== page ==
Meet Céline Mazoyer, a French native living in North Carolina who studied in France, Romania, England, and the US. She has a BA in English and an MA in Teaching French as a Foreign Language. She has taught middle and high school, given private lessons, and worked as an online coach and tutor for Auralog. And she and her Romanian husband are expecting their first child this summer, whom they plan to raise multilingually!
As I am very interested in learning more about teaching languages to preschoolers, I asked Céline if she'd be willing to tell us more about her tutoring sessions with two young brothers. Here's what she had to say, along with a sample lesson plan.
I have been working with two young boys (now two and a half and four years old) for a few months now to introduce them to the French language. Fayetteville, NC, is close to the very important army base Fort Bragg. Many people who live in town have had the opportunity to spend some time in Europe because of their job in the army. The boys' father works in the army and they spent a few years in Italy. They would like to go back to Europe and so their mom wanted to introduce the boys to a new language, either French or Italian, but she said she had difficulties finding a tutor.
We meet for an hour every week and here is what we did during our last lesson. It will give you an idea of what we like to do together.
I have tried since the beginning to install some routine and have been using a puppet to start our sessions. So we like to use Jerome, our snail puppet, with whom we introduce vocabulary and review the expressions we have learned. We usually say “bonjour,” “comment ça va,” “ça va bien” (which we learned here).
We have been introducing a few fruits’ names lately so we presented Jerome with some fruits (I used cards but it would be even better with plastic or real fruits) to see what he likes, allowing us to see “j’aime,” “je n’aime pas.” The boys may not repeat the words for the first time they hear it but I do not force them, it usually comes naturally when they are ready.
To continue working on fruits, we played a fruit bingo game with the eldest. The youngest brought a game that allowed us to reinforce the colors. He does not repeat the colors in French, and still barely knows them in English, so I just repeated them aloud as he was playing. This way he gets used to the sounds of French. Then his mom played some French music for him while I was working with the eldest.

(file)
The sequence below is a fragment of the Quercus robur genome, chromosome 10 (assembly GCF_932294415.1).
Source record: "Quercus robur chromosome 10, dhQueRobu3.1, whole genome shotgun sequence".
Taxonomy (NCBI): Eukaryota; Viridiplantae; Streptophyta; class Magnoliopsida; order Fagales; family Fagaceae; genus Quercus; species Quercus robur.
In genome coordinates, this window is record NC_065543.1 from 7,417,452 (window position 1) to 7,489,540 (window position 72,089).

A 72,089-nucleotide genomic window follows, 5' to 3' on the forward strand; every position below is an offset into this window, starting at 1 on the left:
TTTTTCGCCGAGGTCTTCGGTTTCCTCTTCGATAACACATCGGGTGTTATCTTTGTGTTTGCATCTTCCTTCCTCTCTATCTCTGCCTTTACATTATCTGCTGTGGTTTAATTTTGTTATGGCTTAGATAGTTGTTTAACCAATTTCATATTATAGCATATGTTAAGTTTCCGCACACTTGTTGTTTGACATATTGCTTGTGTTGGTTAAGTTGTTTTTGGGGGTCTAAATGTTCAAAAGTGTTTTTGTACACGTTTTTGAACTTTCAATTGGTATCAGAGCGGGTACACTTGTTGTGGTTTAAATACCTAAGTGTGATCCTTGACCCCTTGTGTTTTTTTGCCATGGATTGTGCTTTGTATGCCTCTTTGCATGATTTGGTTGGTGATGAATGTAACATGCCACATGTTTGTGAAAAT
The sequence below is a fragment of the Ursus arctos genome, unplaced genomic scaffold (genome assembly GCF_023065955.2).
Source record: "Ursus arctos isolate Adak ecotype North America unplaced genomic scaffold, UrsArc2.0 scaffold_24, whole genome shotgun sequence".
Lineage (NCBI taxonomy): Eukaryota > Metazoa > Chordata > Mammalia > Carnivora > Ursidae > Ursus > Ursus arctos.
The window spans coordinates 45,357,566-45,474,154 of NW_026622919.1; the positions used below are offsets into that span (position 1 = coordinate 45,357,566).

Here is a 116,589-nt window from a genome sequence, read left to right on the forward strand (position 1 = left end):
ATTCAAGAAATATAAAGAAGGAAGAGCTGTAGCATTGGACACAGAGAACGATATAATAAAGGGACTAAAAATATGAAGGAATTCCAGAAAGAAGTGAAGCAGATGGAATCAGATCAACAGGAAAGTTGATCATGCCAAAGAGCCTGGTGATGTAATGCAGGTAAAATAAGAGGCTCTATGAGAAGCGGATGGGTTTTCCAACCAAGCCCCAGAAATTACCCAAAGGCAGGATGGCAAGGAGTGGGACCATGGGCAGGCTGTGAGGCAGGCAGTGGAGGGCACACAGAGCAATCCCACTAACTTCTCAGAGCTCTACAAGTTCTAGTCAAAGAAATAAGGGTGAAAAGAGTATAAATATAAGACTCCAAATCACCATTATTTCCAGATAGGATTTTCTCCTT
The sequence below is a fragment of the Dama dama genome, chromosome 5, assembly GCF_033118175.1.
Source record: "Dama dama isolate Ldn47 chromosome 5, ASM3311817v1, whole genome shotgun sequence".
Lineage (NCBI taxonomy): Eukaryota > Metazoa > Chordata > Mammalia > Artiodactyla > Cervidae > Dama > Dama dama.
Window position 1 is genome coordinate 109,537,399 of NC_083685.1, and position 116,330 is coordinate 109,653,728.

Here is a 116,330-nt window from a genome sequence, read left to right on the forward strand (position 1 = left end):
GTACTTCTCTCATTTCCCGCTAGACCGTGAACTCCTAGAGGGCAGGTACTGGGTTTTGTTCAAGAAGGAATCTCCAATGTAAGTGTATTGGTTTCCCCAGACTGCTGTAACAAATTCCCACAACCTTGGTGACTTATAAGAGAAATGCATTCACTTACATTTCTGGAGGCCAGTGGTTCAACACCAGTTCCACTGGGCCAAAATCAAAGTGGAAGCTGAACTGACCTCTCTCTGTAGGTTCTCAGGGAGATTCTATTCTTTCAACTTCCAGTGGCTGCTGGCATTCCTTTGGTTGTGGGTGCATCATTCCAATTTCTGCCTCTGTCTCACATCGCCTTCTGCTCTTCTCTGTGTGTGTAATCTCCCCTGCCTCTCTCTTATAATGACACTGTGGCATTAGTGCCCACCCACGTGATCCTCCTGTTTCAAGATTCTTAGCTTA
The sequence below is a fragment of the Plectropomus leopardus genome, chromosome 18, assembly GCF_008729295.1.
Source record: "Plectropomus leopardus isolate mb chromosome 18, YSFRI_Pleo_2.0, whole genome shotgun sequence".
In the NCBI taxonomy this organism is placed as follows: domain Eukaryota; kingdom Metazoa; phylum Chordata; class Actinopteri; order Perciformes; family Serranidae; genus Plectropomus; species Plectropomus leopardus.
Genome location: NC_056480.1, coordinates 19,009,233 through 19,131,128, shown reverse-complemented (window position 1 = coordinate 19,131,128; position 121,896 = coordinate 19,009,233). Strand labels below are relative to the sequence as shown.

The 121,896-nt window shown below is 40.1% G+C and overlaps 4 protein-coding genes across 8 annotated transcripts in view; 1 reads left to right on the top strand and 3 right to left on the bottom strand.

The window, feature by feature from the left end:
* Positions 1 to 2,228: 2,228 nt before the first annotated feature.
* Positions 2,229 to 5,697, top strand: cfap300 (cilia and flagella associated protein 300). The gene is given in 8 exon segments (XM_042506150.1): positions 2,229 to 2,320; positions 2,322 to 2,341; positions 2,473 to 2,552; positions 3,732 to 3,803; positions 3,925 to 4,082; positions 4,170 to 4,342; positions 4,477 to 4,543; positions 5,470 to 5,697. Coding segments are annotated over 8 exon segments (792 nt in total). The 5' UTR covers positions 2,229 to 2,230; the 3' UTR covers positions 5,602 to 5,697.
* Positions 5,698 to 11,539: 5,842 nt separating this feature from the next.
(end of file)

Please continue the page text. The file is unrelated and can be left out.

I don’t do that very often, but this time I printed a couple of worksheets for him to choose from. On one we counted aloud in French to add fruits. So far we have learned to count up to ten, but the total number of fruits we had on our worksheet was much bigger. So I went up to “onze,” and after asking me what “onze” meant, he counted without difficulty with me up to “vingt,” twenty – which made me very proud! On the other worksheet we colored the biggest item given among the three; I am slowly introducing him to the difference between “petit” and “grand.”
To finish we played one of our favorite songs of the moment “Tape, tape petites mains” that I introduced when learning about animals.
We had a great time! Our sessions really vary in activities depending on how the boys feel. It is really hard to keep the attention of children so young so I try to bring as much as I can to make sure we won’t get bored. Luckily our library has a French children’s book section and we are able to have a story time from time to time. I try to borrow books that match the topics we cover together and the boys’ interests. The last books I have borrowed were about dinosaurs; the boys are just fond of them right now and really love “Dinodor.”
Their mom is doing a great job working with them during the week to reinforce what we see together, playing our songs, watching their favorite cartoons in French, which really makes a difference.
I really learn a lot every session we have together. It is so great seeing them both progress, getting more confident with the language and being able to pronounce words and expressions with a clearer accent than most adult learners! It is very impressive!
Merci mille fois, Céline! (By the way, I would love for my children to take lessons with you!)